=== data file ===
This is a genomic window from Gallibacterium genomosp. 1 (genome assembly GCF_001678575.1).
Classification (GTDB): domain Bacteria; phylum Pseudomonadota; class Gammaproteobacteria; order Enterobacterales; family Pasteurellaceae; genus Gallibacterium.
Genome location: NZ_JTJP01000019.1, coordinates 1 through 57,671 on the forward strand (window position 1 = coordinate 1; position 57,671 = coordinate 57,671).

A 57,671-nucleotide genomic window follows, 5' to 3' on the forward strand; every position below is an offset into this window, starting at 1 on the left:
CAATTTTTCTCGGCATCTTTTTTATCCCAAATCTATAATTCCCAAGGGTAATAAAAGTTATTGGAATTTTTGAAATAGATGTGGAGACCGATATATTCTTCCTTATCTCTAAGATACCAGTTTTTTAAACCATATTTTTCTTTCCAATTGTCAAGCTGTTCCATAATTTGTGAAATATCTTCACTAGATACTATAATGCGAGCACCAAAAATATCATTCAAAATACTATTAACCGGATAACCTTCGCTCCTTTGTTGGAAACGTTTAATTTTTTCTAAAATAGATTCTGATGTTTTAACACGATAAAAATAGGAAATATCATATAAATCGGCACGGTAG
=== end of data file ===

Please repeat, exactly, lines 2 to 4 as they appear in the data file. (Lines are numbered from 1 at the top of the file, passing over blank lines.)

Classification (GTDB): domain Bacteria; phylum Pseudomonadota; class Gammaproteobacteria; order Enterobacterales; family Pasteurellaceae; genus Gallibacterium.
Genome location: NZ_JTJP01000019.1, coordinates 1 through 57,671 on the forward strand (window position 1 = coordinate 1; position 57,671 = coordinate 57,671).

A 57,671-nucleotide genomic window follows, 5' to 3' on the forward strand; every position below is an offset into this window, starting at 1 on the left: